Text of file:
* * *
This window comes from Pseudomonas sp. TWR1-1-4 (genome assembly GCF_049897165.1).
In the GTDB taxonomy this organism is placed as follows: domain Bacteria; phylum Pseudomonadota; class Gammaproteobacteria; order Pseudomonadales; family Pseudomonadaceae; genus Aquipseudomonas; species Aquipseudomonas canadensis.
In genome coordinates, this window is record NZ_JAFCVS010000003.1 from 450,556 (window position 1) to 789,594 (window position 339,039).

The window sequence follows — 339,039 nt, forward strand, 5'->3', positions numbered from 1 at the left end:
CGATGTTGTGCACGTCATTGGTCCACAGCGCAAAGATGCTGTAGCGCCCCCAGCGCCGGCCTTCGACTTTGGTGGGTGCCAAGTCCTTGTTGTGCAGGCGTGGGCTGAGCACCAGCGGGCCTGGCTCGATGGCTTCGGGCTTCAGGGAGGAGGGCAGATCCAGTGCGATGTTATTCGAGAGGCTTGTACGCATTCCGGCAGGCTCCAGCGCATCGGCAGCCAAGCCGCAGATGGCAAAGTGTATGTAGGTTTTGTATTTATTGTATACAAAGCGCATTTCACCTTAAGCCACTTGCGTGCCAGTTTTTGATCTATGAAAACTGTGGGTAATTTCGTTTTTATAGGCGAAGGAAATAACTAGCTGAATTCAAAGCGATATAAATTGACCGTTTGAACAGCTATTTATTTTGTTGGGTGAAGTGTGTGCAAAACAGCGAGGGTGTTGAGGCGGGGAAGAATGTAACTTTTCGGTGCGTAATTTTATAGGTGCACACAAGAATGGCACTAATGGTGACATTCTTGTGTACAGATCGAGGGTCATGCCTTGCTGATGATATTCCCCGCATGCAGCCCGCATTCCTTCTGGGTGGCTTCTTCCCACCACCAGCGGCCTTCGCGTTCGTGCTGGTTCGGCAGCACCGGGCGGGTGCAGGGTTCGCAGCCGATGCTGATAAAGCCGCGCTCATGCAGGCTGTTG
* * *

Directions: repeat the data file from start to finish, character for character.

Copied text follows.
This window comes from Pseudomonas sp. TWR1-1-4 (genome assembly GCF_049897165.1).
In the GTDB taxonomy this organism is placed as follows: domain Bacteria; phylum Pseudomonadota; class Gammaproteobacteria; order Pseudomonadales; family Pseudomonadaceae; genus Aquipseudomonas; species Aquipseudomonas canadensis.
In genome coordinates, this window is record NZ_JAFCVS010000003.1 from 450,556 (window position 1) to 789,594 (window position 339,039).

The window sequence follows — 339,039 nt, forward strand, 5'->3', positions numbered from 1 at the left end:
CGATGTTGTGCACGTCATTGGTCCACAGCGCAAAGATGCTGTAGCGCCCCCAGCGCCGGCCTTCGACTTTGGTGGGTGCCAAGTCCTTGTTGTGCAGGCGTGGGCTGAGCACCAGCGGGCCTGGCTCGATGGCTTCGGGCTTCAGGGAGGAGGGCAGATCCAGTGCGATGTTATTCGAGAGGCTTGTACGCATTCCGGCAGGCTCCAGCGCATCGGCAGCCAAGCCGCAGATGGCAAAGTGTATGTAGGTTTTGTATTTATTGTATACAAAGCGCATTTCACCTTAAGCCACTTGCGTGCCAGTTTTTGATCTATGAAAACTGTGGGTAATTTCGTTTTTATAGGCGAAGGAAATAACTAGCTGAATTCAAAGCGATATAAATTGACCGTTTGAACAGCTATTTATTTTGTTGGGTGAAGTGTGTGCAAAACAGCGAGGGTGTTGAGGCGGGGAAGAATGTAACTTTTCGGTGCGTAATTTTATAGGTGCACACAAGAATGGCACTAATGGTGACATTCTTGTGTACAGATCGAGGGTCATGCCTTGCTGATGATATTCCCCGCATGCAGCCCGCATTCCTTCTGGGTGGCTTCTTCCCACCACCAGCGGCCTTCGCGTTCGTGCTGGTTCGGCAGCACCGGGCGGGTGCAGGGTTCGCAGCCGATGCTGATAAAGCCGCGCTCATGCAGGCTGTTG